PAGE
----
Wednesday, January 25, 2017

Libertarian Party accuses Senate subcommittee of harming children

“Politicians love to grandstand ‘for the children,’ even when their policies destroy children’s lives,” said Nicholas Sarwark, Chair of the Libertarian Party, in response to a US Senate subcommittee’s dragging representatives of, a classified advertising website, into a hearing. On January 10, the senators succeeded in forcing Backpage to shut down the adult section of their website, and with it, a valuable resource for cracking down on child sex traffickers.

After Backpage won a lawsuit last year protecting their free speech rights, the Permanent Subcommittee on Investigations (PSI), part of the Senate Committee on Homeland Security and Governmental Affairs, did an end run to circumvent the decision by subpoenaing Backpage executives.

In the hearing, PSI made a show of accusing Backpage of facilitating child traffickers, when in fact, the company has a long history of helping law enforcement rescue children, and arrest and successfully prosecute pimps who prostitute them. Employees of the FBI and police departments around the country have showered praise on Backpage for their valuable support.

U.S. senators used their subpeona power to prohibit part of Backpage’s website services, even though courts have consistently ruled that they are protected under Section 230 of the federal Communications Decency Act (CDA), which grants immunity to owners of interactive websites for third-party content.

In 2016, Backpage won a legal victory in the 7th U.S. Circuit Court of Appeals against a county sheriff in Illinois. Sheriff Tom Dart had sent threatening letters to pressure credit card companies Visa and Mastercard to stop doing business with the website operator.

In 2012, legislatures in Washington, New Jersey, and Tennessee passed laws targeting Backpage, but federal courts enjoined each one as unconstitutional.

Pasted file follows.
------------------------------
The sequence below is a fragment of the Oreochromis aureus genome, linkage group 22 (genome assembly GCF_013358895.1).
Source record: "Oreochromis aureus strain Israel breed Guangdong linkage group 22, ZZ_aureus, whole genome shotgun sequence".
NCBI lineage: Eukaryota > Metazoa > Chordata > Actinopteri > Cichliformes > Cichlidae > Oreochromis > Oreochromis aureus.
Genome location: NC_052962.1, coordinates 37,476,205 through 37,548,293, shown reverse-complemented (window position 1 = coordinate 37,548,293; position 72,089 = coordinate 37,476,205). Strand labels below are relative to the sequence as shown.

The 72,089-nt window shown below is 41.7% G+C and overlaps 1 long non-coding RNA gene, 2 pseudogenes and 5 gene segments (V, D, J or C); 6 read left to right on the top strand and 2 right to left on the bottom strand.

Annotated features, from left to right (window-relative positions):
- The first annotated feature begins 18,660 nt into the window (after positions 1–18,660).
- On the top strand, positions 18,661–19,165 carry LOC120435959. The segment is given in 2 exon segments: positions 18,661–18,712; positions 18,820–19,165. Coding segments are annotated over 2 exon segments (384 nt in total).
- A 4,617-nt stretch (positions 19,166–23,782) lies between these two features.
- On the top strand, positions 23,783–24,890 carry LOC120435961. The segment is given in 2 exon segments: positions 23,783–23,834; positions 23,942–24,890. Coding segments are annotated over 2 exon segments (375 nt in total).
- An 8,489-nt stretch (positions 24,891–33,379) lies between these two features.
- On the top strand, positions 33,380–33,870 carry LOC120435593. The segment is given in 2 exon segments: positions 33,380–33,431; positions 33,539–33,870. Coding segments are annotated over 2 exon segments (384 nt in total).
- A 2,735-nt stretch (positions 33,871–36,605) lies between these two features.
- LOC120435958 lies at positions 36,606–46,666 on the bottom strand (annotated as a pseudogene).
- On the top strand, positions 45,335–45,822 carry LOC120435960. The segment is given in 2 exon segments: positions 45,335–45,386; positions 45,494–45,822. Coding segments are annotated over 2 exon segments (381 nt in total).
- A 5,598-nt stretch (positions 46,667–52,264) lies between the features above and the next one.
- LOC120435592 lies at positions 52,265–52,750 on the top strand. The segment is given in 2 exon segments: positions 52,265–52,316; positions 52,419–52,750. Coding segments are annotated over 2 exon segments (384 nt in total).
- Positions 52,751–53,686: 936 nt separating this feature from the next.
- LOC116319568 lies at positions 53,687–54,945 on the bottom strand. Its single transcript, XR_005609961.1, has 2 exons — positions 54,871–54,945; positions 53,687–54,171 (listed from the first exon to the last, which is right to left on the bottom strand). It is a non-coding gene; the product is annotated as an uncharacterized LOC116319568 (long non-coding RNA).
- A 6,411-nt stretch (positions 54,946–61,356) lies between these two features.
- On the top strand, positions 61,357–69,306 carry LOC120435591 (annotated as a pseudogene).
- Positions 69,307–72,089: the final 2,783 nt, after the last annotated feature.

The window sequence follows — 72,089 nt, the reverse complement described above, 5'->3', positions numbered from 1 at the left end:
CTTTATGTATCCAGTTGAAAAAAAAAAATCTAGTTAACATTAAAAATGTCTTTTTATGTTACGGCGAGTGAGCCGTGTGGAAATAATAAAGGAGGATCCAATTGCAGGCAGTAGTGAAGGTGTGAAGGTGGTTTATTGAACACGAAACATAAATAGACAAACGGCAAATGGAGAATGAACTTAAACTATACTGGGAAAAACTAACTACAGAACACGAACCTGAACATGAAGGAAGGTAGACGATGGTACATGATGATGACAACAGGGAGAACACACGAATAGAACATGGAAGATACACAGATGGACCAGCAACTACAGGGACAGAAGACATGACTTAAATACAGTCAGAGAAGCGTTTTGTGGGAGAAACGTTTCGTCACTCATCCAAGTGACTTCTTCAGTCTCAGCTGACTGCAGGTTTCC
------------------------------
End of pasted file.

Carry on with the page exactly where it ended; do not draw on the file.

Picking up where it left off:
“We must remove prosecutorial immunity – in courts and in congress – for such blatant violations of existing First Amendment law and for creating a witch hunt to try to destroy legal businesses with malicious prosecution,” said Sarwark. “Ending this government abuse will allow services such as Backpage to continue to provide valuable protection services, sparing unfortunate children from the ravages of sex trafficking.”

“We also need to repeal all victimless crime laws,” he continued, “including laws against adult sex work, so there is less opportunity for abuse and exploitation, by the government or anybody else.”. joins online advertiser Craigslist, which in 2010, also reluctantly bowed to government pressure by closing the erotic services section of its website.

It is well-known that shutting down one website to stop a particular activity doesn’t work because the same services will re-appear on other websites, domestic and abroad.

“This is all about politicians trying to win political capital while endangering the very children they claim to protect,” said Sarwark. “The consequences of driving adult websites underground or out of the country will be more violent crime, less ability for law enforcement to go after violent criminals, and a loss of American jobs.”

Among the senators who grilled Backpage at the PSI hearing was former California Attorney General and freshman Sen. Kamala Harris who, during her 2016 campaign, brought pimping charges against the current and former owners of Backpage.

Harris brought the charges, despite having previously admitted that doing so is unconstitutional. She and other state attorneys general had signed onto a letter asking Congress to change CDA Section 230 because it prevents state law enforcement agencies from prosecuting companies like Backpage.